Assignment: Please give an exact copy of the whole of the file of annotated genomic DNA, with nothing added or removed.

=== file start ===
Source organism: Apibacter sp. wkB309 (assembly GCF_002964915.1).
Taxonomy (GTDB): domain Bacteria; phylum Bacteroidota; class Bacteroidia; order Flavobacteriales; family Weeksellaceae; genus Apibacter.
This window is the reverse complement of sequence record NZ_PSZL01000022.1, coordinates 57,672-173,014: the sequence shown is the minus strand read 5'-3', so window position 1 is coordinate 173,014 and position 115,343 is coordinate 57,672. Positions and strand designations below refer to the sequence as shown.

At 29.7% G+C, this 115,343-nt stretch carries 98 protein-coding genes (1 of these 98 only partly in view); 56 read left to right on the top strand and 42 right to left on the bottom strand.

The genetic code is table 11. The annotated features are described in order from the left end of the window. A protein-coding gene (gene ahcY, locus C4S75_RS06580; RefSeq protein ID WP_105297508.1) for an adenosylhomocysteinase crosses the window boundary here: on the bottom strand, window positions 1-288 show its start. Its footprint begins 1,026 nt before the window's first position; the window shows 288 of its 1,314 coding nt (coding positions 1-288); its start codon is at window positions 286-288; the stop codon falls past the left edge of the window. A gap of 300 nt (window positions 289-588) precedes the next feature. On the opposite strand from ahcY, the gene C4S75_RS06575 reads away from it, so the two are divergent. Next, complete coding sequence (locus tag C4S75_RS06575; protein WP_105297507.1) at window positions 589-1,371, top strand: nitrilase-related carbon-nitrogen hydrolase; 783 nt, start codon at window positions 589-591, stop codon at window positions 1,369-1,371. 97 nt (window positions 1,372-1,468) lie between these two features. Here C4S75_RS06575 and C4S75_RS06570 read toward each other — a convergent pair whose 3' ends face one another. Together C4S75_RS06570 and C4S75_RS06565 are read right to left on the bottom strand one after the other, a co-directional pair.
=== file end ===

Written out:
Source organism: Apibacter sp. wkB309 (assembly GCF_002964915.1).
Taxonomy (GTDB): domain Bacteria; phylum Bacteroidota; class Bacteroidia; order Flavobacteriales; family Weeksellaceae; genus Apibacter.
This window is the reverse complement of sequence record NZ_PSZL01000022.1, coordinates 57,672-173,014: the sequence shown is the minus strand read 5'-3', so window position 1 is coordinate 173,014 and position 115,343 is coordinate 57,672. Positions and strand designations below refer to the sequence as shown.

At 29.7% G+C, this 115,343-nt stretch carries 98 protein-coding genes (1 of these 98 only partly in view); 56 read left to right on the top strand and 42 right to left on the bottom strand.

The genetic code is table 11. The annotated features are described in order from the left end of the window. A protein-coding gene (gene ahcY, locus C4S75_RS06580; RefSeq protein ID WP_105297508.1) for an adenosylhomocysteinase crosses the window boundary here: on the bottom strand, window positions 1-288 show its start. Its footprint begins 1,026 nt before the window's first position; the window shows 288 of its 1,314 coding nt (coding positions 1-288); its start codon is at window positions 286-288; the stop codon falls past the left edge of the window. A gap of 300 nt (window positions 289-588) precedes the next feature. On the opposite strand from ahcY, the gene C4S75_RS06575 reads away from it, so the two are divergent. Next, complete coding sequence (locus tag C4S75_RS06575; protein WP_105297507.1) at window positions 589-1,371, top strand: nitrilase-related carbon-nitrogen hydrolase; 783 nt, start codon at window positions 589-591, stop codon at window positions 1,369-1,371. 97 nt (window positions 1,372-1,468) lie between these two features. Here C4S75_RS06575 and C4S75_RS06570 read toward each other — a convergent pair whose 3' ends face one another. Together C4S75_RS06570 and C4S75_RS06565 are read right to left on the bottom strand one after the other, a co-directional pair.